It’s time to quit capitalism’s obsession with growth. Focus on ‘degrowth’ instead, some economists say
Recession looms across the West, as central banks keep raising interest rates to battle inflation. This year, a short-lived British government tanked the U.K. economy in a desperate attempt to boost growth. And the climate crisis—fueled by the effects of economic activity—made its presence undeniably visible across the world. Meanwhile, rising inequality continues to demonstrate how years of economic growth have not delivered higher wages or better living standards for many people.
Little wonder that the debate around “degrowth”—abandoning economic growth as society’s goal—is flaring up these days.
In Japan, the Marxist academic and degrowth advocate Kohei Saito has unexpectedly become a bestselling author with an environmentally driven call for limits on mass production and consumption: With over half a million copies sold in the generally conservative nation, Capital in the Anthropocene will become available in English next year. This year also saw the publication of Limits and Beyond, a 50-years-on update to the seminal and highly controversial report The Limits to Growth, in which MIT scientists predicted societal collapse if growth trends in population and resource depletion are not abated.
“It seems that humanity is thriving and committing suicide at the same time,” noted author Ugo Bardi in the newer book, which argues that the original’s thesis has been broadly vindicated.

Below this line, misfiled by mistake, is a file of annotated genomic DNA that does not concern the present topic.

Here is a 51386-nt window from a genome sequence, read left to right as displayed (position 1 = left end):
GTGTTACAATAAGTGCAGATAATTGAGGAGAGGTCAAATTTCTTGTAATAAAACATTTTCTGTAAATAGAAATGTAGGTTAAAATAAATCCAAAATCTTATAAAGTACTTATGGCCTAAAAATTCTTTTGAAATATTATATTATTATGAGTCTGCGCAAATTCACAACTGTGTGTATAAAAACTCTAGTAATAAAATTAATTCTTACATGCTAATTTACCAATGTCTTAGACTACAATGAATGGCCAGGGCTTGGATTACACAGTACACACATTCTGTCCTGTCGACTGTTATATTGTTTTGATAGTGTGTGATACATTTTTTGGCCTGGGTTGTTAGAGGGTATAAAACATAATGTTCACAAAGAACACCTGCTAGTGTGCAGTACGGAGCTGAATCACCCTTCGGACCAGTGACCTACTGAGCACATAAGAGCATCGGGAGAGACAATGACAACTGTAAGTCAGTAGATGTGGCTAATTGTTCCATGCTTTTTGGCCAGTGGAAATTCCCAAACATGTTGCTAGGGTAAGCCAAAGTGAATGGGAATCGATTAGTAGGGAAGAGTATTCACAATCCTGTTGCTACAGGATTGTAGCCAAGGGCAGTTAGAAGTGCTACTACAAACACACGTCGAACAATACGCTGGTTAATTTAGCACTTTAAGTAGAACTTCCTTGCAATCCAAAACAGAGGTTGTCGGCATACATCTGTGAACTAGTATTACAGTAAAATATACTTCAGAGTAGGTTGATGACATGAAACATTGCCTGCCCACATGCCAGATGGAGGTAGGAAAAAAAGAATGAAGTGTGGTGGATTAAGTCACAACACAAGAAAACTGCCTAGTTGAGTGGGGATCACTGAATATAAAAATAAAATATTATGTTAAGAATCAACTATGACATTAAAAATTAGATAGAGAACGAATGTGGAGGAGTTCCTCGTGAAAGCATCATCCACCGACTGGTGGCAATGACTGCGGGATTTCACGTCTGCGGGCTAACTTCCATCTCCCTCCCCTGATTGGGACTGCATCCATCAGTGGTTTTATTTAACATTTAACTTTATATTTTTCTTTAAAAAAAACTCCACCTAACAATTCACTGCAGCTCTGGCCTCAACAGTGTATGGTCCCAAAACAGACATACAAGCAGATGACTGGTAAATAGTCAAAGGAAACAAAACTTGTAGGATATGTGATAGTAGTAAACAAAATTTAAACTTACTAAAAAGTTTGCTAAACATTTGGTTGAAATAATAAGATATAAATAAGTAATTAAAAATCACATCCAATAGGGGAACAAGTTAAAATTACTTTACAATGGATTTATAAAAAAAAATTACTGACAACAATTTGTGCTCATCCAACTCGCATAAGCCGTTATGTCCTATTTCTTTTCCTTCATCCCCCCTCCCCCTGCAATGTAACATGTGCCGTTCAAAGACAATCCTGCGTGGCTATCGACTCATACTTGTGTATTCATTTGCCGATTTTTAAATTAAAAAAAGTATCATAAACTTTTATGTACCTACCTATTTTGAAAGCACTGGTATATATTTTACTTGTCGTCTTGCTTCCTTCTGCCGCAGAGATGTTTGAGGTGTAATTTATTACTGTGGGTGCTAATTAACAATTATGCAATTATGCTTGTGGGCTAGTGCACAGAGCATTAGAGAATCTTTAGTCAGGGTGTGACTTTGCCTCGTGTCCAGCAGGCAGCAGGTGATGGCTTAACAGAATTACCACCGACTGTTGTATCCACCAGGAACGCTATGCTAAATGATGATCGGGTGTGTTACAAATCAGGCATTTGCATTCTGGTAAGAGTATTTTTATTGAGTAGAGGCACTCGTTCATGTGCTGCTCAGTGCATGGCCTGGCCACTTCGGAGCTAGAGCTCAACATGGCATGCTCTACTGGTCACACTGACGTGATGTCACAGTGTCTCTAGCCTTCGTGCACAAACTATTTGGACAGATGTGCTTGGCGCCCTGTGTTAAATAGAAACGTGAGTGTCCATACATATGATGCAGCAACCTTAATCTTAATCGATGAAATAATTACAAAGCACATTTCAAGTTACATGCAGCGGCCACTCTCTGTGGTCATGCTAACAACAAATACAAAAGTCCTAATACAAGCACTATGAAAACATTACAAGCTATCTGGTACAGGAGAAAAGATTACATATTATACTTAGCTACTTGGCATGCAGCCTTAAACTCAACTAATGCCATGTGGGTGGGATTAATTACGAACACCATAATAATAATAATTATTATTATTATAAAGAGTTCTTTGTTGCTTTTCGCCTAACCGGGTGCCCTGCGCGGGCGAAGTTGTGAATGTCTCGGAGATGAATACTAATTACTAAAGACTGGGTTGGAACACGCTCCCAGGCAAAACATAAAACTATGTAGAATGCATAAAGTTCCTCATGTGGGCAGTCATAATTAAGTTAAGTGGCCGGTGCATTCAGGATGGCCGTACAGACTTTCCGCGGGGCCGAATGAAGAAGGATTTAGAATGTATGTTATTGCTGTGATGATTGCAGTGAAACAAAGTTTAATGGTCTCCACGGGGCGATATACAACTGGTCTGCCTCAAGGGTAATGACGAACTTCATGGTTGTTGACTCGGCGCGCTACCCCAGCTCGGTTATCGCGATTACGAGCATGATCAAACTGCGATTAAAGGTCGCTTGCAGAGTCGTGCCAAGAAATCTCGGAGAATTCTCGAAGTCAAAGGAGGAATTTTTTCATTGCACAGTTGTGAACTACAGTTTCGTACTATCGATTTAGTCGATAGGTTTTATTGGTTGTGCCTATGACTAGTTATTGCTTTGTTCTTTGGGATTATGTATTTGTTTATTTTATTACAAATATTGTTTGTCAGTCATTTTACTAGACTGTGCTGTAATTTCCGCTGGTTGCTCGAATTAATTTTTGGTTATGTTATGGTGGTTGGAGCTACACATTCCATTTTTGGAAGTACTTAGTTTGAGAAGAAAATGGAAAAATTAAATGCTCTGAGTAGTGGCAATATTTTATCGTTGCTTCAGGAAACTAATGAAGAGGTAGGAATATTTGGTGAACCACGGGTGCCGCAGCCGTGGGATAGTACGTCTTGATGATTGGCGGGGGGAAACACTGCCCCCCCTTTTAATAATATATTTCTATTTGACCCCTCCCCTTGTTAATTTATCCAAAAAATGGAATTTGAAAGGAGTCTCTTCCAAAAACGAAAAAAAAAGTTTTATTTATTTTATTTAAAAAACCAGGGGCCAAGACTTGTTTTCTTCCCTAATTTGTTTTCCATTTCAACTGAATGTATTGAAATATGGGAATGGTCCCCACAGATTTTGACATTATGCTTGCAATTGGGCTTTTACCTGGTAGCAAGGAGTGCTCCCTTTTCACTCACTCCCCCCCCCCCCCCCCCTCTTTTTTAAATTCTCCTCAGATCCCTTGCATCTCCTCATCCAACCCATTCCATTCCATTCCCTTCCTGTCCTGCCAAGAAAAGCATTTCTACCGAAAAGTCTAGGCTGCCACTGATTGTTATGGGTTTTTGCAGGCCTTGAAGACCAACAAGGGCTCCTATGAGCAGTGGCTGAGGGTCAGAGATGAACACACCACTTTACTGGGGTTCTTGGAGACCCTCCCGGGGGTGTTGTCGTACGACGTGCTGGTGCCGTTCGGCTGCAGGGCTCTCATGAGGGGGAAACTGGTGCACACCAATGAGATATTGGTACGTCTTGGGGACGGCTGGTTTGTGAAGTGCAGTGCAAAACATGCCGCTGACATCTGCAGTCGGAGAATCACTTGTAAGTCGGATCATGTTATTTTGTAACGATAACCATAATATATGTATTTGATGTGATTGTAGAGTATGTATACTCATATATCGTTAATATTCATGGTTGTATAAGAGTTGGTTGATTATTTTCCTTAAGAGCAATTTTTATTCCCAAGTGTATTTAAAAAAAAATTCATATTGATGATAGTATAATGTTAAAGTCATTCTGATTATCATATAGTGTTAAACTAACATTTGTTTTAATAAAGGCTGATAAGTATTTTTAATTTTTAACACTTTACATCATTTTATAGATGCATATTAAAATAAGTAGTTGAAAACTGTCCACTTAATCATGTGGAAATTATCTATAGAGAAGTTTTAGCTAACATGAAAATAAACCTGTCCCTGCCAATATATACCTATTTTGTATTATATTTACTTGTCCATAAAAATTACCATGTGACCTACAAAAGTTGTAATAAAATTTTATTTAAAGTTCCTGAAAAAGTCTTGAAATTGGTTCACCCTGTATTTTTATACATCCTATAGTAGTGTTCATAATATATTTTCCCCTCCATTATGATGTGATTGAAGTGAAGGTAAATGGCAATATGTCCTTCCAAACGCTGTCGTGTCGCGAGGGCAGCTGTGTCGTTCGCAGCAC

While opponents of the growth-is-good mantra are enjoying revived interest in their ideas, they remain on the fringe of mainstream economics. But even among their critics, there is enthusiasm for reevaluating how we approach growth and the importance we place on the all-powerful metric that measures it—gross domestic product, or GDP. (It should be noted that Simon Kuznets, the U.S. economist whose work led to the creation of GDP, argued against using it as a policymaking tool.)
Indeed, there is now a global push to introduce standardized national metrics for things like well-being and environmental degradation, to give decision-makers additional tools. As Diane Coyle, a public policy professor at the University of Cambridge, put it, we “have to count natural capital and human capital as fundamental contributors toward economic progress.”
The costs of economic growth
Tim Jackson, an ecological economist and former government adviser in the U.K., is one of the leading voices calling for an end to growth mania; his Prosperity Without Growth was one of the Financial Times’ books of the year in 2009, and he’s a member of the Club of Rome, the Swiss think tank that commissioned The Limits to Growth back in 1972. Jackson argues that “Trussonomics”—the slash-taxes-to-boost-growth playbook that characterized the brief and disastrous U.K. premiership of Liz Truss this year—was the “endgame” of an obsession that has led to many bad decisions.